Bonaventure first expands upon the exterior light, among which he includes the seven mechanical arts enumerated by Hugh of St. Victor in his Didascalicon: weaving, armor-making, agriculture, hunting, navigation, medicine, and the dramatic art. Bonaventure suggests that all these arts are intended for either consolation or comfort. They are either useful of enjoyable, and their purpose is to banish need or sorrow.
In modern education, this category would include the types of skills learned in a Vo-Tech school—things such as auto repair, computer programming, etc. Interestingly, these arts, designed for consolation or comfort, have today become the biggest hindrance to deeper levels of thinking in several ways. First, so much of education is now designed towards pragmatic ends such as training in these arts. Consequently, the other arts and emphasis on contemplation are lost. Second, the improvements in technology have made information plentiful and readily accessible, but this has led to laziness of thought. Third, technology and the desire to be entertained have led to an alarming percentage of our time being filled with “amusement,” thus silencing the “muse” that once inspired us through meditation upon the Great Books.
The second light is sense knowledge, or the inferior light, so-called because it “begins with an inferior object and takes place by aid of corporal light.” This light has five divisions according to the five senses, and these five senses correspond to the four elements and the fifth essence. Bonaventure contends that the purpose of these five elements and senses was “so that a person might be able to perceive all bodily forms.”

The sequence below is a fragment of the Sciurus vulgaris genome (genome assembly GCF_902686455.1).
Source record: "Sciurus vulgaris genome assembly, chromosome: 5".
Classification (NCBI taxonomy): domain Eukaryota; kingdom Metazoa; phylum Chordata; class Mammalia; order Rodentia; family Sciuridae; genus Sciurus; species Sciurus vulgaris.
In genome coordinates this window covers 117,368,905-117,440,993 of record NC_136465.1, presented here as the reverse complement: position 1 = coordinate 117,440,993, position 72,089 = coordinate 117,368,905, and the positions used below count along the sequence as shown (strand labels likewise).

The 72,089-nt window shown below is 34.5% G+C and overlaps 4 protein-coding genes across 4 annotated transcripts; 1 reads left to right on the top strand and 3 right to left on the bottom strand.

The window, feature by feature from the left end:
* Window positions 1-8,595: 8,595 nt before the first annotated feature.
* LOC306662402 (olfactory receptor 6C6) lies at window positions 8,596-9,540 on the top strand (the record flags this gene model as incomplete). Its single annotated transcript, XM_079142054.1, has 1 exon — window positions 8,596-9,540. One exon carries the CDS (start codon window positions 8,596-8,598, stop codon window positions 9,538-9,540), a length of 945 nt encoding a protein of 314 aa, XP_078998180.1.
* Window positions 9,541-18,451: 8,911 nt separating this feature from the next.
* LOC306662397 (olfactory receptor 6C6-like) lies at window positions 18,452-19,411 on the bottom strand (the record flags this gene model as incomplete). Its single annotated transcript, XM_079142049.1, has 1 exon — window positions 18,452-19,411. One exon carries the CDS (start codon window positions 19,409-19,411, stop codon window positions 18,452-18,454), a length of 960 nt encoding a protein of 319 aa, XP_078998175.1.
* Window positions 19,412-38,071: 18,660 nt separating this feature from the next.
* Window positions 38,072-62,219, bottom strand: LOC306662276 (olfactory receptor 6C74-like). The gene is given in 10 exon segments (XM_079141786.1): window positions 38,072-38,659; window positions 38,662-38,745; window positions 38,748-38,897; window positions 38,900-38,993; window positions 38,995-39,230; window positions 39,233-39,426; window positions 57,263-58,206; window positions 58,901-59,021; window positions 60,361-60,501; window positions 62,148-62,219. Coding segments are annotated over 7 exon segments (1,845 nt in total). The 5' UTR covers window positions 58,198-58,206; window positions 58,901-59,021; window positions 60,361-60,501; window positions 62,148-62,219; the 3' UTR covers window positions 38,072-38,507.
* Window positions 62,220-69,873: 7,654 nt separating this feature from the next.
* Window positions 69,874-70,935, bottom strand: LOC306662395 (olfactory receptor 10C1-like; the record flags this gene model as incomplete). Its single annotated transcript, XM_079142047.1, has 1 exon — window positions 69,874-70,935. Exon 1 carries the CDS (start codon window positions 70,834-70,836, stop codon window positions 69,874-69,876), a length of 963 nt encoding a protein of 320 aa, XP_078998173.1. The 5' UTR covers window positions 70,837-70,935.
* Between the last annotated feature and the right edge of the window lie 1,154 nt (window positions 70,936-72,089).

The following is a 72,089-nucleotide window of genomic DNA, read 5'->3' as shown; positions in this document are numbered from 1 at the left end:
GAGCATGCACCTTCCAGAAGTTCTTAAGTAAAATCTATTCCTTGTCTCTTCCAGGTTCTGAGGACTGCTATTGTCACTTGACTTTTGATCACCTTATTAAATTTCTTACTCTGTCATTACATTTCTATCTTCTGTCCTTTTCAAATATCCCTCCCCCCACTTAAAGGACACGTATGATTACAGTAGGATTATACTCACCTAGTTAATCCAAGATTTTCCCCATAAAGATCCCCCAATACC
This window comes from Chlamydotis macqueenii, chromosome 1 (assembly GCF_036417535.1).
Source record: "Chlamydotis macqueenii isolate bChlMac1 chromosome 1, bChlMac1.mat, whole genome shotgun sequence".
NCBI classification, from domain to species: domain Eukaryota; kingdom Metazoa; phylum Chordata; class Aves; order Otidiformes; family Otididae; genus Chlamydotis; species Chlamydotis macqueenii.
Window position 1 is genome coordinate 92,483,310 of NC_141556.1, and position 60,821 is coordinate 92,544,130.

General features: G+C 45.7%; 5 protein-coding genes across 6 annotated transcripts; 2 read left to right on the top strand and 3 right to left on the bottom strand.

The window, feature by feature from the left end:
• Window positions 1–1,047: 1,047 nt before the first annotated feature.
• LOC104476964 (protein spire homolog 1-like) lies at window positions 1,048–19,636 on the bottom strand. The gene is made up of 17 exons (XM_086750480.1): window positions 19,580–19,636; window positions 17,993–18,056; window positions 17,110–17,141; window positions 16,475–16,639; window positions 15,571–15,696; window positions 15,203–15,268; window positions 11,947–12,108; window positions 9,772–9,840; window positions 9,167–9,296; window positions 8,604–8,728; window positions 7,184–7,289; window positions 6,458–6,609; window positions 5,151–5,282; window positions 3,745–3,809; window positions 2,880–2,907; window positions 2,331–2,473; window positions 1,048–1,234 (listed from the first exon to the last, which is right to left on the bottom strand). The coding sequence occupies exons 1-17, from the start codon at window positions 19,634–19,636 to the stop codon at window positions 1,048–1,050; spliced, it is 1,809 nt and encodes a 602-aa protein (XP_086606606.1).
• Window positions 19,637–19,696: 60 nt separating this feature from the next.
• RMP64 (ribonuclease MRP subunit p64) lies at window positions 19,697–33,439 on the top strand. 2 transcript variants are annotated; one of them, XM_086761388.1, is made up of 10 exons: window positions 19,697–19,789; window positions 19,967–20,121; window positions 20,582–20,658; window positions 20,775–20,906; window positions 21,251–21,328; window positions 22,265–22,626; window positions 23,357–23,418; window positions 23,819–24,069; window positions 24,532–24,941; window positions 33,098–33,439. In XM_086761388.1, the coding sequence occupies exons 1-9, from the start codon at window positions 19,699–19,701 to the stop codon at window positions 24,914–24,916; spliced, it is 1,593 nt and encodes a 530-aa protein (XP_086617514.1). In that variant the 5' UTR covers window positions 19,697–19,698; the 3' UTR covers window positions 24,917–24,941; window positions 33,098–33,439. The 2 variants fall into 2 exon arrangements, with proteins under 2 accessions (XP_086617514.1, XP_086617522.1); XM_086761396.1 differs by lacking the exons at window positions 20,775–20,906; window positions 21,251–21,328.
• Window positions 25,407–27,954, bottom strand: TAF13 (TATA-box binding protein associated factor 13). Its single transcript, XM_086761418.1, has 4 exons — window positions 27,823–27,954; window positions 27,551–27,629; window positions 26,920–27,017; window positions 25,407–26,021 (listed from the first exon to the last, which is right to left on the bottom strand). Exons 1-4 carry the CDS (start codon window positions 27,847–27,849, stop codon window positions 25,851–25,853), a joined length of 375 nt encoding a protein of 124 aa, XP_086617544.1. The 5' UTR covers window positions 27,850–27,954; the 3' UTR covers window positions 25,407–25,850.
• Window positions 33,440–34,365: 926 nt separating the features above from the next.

Education certainly depends upon a student’s facility with his or her senses, and the more of these senses that can be attuned at one time to the academic task, the better the expected result. The student who is blind, for example, can still learn, but finds themselves at a disadvantage compared to their peers. Likewise, the deaf student suffers at a disadvantage, yet still maintains the capacity for profound thought. Smell and taste and touch would presumably be less of an obstacle to learning than blindness or deafness, but these would nonetheless affect a student’s ability to experience aesthetically pleasing smells or tastes that relate to our capacity for enjoying beauty.
Saint Bonaventure, On the Reduction of the Arts to Theology, trans. Zachary Hayes (St. Bonaventure, N.Y.: Franciscan Institute, 1996), 39.
In classical Greek philosophy, these were air, earth, fire, and water.
Aristotle later added a “fifth element” or “essence” called aether.